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A methodical and taxonomic study of dispersed oak pollen (Fagaceae) from the Holocene of Rolla, Missouri, USA



Oak pollen has great potential to be used in reconstructing paleovegetation and paleoclimate. Pollen grains from Holocene sediments of Rolla, Missouri, USA were studied. The goal of this study was to evaluate the morphology of dispersed oak pollen using light and electron microscopy. Three types of oak pollen were recognized: Group 1, Group 2, and Group 3. They occurred in the sample in the following approximate percentage: 52, 32 and 16% respectively. Pollen of Group 1 corresponds to that of white oaks, pollen of Group 2 to that of red oaks. Pollen of Group 3 differs from oak pollen known for the studied region. While electron microscopy shows a good prospect for a detailed interpretation of dispersed oak pollen, many factors should be taken into account when assessing past vegetation: the paleo-forest density, location of sampling, apparent wind direction during pollination, and the “resolving ability” of pollen morphology for different oak species. The intensity of flowering and direction of the pollen transport can significantly influence the quantity of pollen of a particular species in the spectrum. The possibility of medium or long-distance transport of a small quantity of oak pollen from other regions should also be considered in the interpretations of fossil spectra.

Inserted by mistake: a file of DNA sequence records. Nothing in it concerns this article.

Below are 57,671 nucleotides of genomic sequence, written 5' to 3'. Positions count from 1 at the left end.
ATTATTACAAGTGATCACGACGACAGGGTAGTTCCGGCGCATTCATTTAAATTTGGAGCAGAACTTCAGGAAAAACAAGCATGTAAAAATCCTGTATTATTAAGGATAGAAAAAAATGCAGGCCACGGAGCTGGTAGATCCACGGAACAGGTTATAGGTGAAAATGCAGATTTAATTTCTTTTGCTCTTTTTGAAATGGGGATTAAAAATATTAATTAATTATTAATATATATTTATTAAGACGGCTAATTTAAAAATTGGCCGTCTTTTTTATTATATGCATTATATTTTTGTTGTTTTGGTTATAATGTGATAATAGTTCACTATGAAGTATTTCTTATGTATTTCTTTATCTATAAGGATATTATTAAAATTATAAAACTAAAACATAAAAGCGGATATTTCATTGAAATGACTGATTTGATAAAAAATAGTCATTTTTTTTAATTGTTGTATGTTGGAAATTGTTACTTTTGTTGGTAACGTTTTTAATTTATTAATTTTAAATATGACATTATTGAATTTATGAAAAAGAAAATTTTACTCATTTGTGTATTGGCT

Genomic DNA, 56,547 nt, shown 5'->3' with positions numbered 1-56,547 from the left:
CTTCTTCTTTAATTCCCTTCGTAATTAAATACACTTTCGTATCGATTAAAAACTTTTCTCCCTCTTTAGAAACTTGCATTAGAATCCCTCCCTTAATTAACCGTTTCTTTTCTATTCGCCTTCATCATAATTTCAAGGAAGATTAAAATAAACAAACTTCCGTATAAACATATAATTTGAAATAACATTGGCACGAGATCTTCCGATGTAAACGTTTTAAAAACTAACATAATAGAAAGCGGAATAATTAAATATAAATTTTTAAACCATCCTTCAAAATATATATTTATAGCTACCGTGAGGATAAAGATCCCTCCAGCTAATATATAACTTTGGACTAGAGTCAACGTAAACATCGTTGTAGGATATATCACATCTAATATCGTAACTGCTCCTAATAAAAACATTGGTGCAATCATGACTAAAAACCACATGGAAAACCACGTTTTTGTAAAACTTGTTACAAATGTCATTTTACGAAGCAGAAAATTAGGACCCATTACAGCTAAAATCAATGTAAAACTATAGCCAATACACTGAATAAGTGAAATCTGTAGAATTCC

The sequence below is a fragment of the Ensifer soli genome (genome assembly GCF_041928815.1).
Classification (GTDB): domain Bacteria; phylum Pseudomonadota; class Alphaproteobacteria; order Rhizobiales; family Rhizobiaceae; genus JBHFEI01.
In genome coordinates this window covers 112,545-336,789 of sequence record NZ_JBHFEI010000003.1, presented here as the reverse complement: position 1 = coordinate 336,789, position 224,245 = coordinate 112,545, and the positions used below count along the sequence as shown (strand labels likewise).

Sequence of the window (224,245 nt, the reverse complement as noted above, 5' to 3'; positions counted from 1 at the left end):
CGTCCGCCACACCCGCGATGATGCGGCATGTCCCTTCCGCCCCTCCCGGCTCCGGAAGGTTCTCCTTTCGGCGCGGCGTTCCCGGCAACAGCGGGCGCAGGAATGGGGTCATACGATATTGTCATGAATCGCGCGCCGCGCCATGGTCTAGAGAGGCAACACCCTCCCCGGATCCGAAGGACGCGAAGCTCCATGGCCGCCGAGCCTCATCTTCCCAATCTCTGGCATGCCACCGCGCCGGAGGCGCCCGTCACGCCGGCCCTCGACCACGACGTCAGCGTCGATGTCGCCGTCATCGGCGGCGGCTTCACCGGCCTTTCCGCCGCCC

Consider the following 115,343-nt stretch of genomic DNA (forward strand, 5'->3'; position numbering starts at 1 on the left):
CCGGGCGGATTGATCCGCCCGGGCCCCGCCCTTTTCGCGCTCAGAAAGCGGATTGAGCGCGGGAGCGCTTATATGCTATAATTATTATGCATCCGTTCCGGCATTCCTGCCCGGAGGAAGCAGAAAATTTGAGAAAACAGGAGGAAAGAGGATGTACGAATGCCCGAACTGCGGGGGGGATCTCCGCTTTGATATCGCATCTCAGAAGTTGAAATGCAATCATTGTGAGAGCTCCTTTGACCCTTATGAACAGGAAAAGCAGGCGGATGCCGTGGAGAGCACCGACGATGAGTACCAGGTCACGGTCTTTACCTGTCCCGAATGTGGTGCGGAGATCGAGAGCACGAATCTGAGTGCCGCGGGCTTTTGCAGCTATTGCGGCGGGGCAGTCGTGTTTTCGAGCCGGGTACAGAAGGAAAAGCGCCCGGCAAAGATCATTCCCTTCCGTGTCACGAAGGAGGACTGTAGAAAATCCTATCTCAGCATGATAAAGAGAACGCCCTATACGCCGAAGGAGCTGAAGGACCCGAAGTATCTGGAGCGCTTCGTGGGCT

Eudicots, Quercus; spectrum interpretation; pollen transportation; sculpture; exine ultrastructure

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